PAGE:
After a start in New York with an almost leaden calm and two extremely light wind days as a result, the race across the Atlantic should be exciting in the coming hours - finally. A severe storm is imminent.
Ken Campbell of Commanders Weather, the official meteo service for the regatta officers, warned yesterday of an approaching front system that is due to hit the US east coast today. The wind speed will reach storm strength. "The fleet is facing two very tough days," said Campbell. He advised the crews to move south as quickly as possible.
Most yachts have now followed this recommendation. The boats at the top are now making faster progress because they benefit from an albeit weak breeze. More than a little over eleven knots speed over the ground was not possible. Walking pace for the huge yachts. The taillights, on the other hand, were still in the slack this early morning, bobbing with five knots and less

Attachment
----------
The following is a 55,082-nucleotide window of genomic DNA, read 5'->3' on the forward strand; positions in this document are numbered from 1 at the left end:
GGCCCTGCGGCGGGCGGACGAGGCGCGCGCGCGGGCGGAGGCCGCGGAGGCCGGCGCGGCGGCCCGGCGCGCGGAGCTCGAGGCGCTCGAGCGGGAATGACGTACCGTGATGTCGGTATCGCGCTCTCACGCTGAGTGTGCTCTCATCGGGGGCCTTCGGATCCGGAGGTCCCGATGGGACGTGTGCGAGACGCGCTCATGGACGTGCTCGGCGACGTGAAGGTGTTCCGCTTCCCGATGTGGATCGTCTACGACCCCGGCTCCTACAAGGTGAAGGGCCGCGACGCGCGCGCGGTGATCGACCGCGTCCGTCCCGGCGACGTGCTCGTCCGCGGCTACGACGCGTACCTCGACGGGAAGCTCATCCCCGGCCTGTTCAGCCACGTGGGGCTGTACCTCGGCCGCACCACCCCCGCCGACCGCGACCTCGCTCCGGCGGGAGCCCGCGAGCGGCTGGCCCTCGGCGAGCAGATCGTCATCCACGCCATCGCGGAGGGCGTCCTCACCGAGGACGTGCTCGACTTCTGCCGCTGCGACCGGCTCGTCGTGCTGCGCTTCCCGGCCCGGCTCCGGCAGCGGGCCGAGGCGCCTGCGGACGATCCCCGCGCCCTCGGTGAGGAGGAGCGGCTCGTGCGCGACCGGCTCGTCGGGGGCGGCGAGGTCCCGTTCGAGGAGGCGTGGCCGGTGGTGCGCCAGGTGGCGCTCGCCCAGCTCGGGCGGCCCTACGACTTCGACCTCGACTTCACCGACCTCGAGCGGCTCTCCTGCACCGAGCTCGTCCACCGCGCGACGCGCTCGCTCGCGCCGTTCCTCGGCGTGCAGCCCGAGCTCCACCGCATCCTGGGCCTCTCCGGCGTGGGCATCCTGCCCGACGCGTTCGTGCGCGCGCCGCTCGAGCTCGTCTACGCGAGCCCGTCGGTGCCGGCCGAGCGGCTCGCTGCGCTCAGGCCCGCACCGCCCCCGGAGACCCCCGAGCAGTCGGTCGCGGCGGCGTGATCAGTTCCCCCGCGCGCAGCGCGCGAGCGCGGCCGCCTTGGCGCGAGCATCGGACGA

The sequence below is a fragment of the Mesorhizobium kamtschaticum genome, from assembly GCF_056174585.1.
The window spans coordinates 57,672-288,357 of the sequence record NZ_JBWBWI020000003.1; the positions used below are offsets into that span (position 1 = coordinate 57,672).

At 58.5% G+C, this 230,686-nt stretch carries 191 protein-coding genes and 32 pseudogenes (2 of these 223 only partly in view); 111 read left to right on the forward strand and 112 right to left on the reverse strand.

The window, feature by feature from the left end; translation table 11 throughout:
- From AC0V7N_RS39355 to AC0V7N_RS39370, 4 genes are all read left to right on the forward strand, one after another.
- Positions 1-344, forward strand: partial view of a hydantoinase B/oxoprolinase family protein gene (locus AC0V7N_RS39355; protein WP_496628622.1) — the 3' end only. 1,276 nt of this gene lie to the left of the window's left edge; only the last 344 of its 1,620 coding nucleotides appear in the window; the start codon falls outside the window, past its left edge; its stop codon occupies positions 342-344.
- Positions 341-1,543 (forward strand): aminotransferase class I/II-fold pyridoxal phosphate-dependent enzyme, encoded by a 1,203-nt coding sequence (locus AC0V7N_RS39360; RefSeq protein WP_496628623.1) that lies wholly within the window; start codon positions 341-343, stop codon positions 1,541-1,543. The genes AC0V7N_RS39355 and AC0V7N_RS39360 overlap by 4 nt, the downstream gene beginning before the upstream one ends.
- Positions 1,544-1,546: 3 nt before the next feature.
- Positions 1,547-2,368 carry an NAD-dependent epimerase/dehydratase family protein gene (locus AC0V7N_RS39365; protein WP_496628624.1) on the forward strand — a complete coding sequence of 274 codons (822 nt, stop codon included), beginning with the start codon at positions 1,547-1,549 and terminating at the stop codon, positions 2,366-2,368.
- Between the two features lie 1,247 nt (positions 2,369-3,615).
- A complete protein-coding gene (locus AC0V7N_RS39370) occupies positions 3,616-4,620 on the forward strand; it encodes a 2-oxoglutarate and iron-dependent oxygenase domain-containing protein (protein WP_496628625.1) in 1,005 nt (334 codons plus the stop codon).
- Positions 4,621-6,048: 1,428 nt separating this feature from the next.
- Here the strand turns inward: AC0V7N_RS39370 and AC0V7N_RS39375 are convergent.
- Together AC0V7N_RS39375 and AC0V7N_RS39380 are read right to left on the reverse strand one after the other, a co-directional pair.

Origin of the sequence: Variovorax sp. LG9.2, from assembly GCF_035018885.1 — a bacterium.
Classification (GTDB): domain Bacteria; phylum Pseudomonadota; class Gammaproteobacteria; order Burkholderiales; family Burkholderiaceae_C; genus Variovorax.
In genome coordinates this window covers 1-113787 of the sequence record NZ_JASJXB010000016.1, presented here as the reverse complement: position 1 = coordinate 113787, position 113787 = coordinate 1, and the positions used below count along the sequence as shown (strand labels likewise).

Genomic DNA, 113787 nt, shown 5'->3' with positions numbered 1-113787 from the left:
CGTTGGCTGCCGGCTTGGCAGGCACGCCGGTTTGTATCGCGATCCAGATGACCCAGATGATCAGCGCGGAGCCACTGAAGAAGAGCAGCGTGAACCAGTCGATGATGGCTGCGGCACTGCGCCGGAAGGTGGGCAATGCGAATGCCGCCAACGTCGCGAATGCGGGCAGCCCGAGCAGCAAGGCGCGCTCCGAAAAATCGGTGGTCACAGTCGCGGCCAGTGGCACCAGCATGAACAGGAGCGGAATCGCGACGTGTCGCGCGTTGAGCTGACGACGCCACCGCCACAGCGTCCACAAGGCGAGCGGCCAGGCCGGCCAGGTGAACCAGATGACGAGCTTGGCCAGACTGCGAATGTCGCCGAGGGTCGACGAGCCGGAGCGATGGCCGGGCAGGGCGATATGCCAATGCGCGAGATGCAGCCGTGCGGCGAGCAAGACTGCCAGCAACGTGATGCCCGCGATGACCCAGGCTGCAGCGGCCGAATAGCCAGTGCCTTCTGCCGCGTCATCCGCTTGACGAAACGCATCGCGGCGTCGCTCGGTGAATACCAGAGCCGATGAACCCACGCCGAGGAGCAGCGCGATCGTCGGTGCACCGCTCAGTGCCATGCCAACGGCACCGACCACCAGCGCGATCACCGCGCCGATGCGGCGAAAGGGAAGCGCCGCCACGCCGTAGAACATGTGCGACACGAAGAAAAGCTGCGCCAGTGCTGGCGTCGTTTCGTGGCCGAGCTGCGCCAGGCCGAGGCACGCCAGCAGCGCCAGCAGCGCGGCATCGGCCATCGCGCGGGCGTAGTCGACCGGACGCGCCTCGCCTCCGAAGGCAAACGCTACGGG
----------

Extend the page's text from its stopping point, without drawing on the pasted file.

Accordingly, the current positions of the participating ships are not very informative. Robert Miller's "Mari-ChIV" and "Maximus" by Charles Brown and Bill Buckley are ahead in the Grand Prix class. Both boats have taken the south-easterly course, also in order to be swept away by the Gulf Stream as quickly as possible.
Joe Dockery is bolder with his smaller, 81-foot yacht "Carrera". Regardless of what lies ahead, he steers stubbornly eastwards. However, it also stays closer to the Great Circle, the shortest route across the Atlantic to Europe. Accordingly, he is mathematically ahead in the ranking at the moment. His lead over the two 140-foot and 100-foot giants "Mari-ChIV" and "Maximus" was a good 30 miles this morning at 4:00 am. In view of the 2700 nautical miles to the English Channel still ahead, a lot can change.
The end of the field marks the "Stad Amsterdam". The tall ship's lag on the top is already more than 150 miles and will probably increase significantly in the coming weeks.
It is interesting to compare it with the record holder on the track, the "Atlantic" from 1905. The computer continuously compares the journey of the schooner with the data of today's race participants. According to this, the three-master is currently around 60 miles ahead of the Rolex fleet - even if only virtually.